Wednesday, April 26, 2006

The return of Maoism

The political crisis in Nepal has focused the attention of the western left on Maoism for the first time in decades.

It remains uncertain how much support the Communist Party of Nepal (Maoist) has in the towns. But the insurgency has held most of the countryside for some time now.

What has been noticed rather less – although the trend was astutely identified by Victor Mallet in the Financial Times earlier this year – is the increased influence of Maoist currents across south Asia right now.

Naxalite groupings are now influential in a number of Indian states, from Bihar to West Bengal and Andhra Pradesh. In the Philppines, the New People’s Army is also growing in strength.

Elsewhere, Maoism retains some sort of purchase in advanced countries like the USA, where Bob Avakian’s Revolutionary Communist Party is among the larger far left groupings.

In Britain, it seems to have a growing foothold among radicalised Asian youth, something that speaks volumes about the failure of the main Trotskyist tendencies.

Good thing or bad thing? Well, some of the more excitable and enthusiastic sections of the far left blogosphere – notably that likeable young whippersnapper at Lenin’s Tomb, who is almost having wet dreams about the whole thing – are getting rather excited over all this. God knows, I probably would be too, if I were still in my early twenties. It’s, like, the revolution, man. The real deal.

It has been said that every generation of socialists makes more or less the same mistakes. And about the one advantage of being a washed-up middle-aged Trot is that you recognise some of those mistakes.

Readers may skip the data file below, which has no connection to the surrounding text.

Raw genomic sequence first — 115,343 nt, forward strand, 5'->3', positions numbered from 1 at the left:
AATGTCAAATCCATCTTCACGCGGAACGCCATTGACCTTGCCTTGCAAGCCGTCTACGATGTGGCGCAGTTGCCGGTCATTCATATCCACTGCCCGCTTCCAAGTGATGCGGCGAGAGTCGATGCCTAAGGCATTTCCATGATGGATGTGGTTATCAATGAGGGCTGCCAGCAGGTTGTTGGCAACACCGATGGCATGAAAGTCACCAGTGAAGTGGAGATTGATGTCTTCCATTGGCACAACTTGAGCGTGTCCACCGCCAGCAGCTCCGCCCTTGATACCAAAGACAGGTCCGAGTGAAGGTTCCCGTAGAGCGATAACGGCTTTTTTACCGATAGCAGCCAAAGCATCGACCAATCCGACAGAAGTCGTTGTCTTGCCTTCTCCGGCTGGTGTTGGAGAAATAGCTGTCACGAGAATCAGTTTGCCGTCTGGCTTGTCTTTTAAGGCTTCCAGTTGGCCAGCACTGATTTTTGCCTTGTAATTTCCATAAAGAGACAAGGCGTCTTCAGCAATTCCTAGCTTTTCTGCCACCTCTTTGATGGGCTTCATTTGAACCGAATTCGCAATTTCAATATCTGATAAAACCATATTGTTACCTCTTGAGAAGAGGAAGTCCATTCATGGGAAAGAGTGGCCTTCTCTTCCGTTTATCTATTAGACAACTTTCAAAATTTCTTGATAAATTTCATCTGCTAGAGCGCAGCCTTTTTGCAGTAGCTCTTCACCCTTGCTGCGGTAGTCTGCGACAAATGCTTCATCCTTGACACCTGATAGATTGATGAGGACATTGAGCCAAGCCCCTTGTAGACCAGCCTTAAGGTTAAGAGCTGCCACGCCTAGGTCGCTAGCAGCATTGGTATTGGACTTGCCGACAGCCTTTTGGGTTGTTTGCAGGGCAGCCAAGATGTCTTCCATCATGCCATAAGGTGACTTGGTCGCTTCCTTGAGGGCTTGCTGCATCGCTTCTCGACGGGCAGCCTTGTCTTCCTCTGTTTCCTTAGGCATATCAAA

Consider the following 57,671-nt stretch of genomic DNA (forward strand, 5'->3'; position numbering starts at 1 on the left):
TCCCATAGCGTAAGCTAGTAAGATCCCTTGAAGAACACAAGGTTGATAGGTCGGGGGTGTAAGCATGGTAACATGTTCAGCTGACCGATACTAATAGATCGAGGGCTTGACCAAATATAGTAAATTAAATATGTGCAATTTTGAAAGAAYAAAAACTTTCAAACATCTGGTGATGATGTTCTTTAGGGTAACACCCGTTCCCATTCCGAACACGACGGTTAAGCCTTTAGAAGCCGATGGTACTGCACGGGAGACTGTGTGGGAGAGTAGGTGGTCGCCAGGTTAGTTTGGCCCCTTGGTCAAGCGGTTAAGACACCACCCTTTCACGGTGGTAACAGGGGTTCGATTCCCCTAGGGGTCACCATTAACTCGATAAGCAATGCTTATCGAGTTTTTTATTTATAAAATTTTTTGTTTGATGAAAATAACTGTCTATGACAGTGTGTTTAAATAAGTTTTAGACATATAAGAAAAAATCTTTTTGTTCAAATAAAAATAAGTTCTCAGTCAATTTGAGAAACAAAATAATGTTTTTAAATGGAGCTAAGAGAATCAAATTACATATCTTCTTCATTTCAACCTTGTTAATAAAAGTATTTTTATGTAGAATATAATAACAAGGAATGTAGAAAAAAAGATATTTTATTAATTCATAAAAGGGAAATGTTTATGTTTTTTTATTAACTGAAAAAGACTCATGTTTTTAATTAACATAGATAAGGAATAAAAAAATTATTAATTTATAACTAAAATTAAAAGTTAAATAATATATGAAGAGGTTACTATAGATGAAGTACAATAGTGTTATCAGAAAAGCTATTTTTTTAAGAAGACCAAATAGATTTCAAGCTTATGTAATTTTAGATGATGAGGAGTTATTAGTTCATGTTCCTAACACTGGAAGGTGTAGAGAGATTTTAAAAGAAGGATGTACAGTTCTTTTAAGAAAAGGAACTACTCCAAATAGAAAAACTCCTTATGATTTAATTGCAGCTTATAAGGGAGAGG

Automatic support for anybody that brandishes a Kalashnikov in the name of Marxism-Leninism is one of them. Plenty of such outfits simply talk the talk to provide ideological legitimation for running a glorified protection racket on the peasantry while stitching up the local drugs trade.

The risk in Nepal is a re-run of the Cambodia tragedy. The Year Zero politics of Brother Number One led to the deaths of between 1.5-2.1 million people, perhaps a quarter of the country’s population.

Will the CPN(M) go down that road? Most of the pundits seem to think not. But the real answer is, we don’t know yet.

Programatically the party is formally committed to an alliance with ‘progressive elements’ within the bourgeoisie as part of the struggle against fuedalism. Mmm, I wonder if they have considered signing the Euston Manifesto yet?

Nevertheless, both pragmatic and hardline factions coexist within the party. Only events will determine which side wins out. I’ll be taking a rain check on singing the CPN(M)’s praises until the picture is far, far clearer.

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